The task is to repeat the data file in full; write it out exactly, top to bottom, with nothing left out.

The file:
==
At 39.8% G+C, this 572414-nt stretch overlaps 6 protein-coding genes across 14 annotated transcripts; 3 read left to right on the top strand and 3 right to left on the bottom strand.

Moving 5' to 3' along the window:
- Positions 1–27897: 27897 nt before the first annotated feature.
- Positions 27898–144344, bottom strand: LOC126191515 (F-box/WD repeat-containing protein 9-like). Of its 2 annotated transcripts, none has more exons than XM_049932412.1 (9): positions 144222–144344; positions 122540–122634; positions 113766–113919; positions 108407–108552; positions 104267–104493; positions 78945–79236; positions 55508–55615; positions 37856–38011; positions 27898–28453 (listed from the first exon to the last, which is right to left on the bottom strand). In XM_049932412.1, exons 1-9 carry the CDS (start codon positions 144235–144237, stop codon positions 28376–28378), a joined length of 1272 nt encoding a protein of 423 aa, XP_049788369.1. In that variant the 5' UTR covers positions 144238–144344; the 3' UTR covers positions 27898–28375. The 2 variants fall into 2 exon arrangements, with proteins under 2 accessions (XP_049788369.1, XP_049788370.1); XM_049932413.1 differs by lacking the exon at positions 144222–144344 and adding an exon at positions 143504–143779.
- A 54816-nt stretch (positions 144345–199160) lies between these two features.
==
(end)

At 39.8% G+C, this 572414-nt stretch overlaps 6 protein-coding genes across 14 annotated transcripts; 3 read left to right on the top strand and 3 right to left on the bottom strand.

Moving 5' to 3' along the window:
- Positions 1–27897: 27897 nt before the first annotated feature.
- Positions 27898–144344, bottom strand: LOC126191515 (F-box/WD repeat-containing protein 9-like). Of its 2 annotated transcripts, none has more exons than XM_049932412.1 (9): positions 144222–144344; positions 122540–122634; positions 113766–113919; positions 108407–108552; positions 104267–104493; positions 78945–79236; positions 55508–55615; positions 37856–38011; positions 27898–28453 (listed from the first exon to the last, which is right to left on the bottom strand). In XM_049932412.1, exons 1-9 carry the CDS (start codon positions 144235–144237, stop codon positions 28376–28378), a joined length of 1272 nt encoding a protein of 423 aa, XP_049788369.1. In that variant the 5' UTR covers positions 144238–144344; the 3' UTR covers positions 27898–28375. The 2 variants fall into 2 exon arrangements, with proteins under 2 accessions (XP_049788369.1, XP_049788370.1); XM_049932413.1 differs by lacking the exon at positions 144222–144344 and adding an exon at positions 143504–143779.
- A 54816-nt stretch (positions 144345–199160) lies between these two features.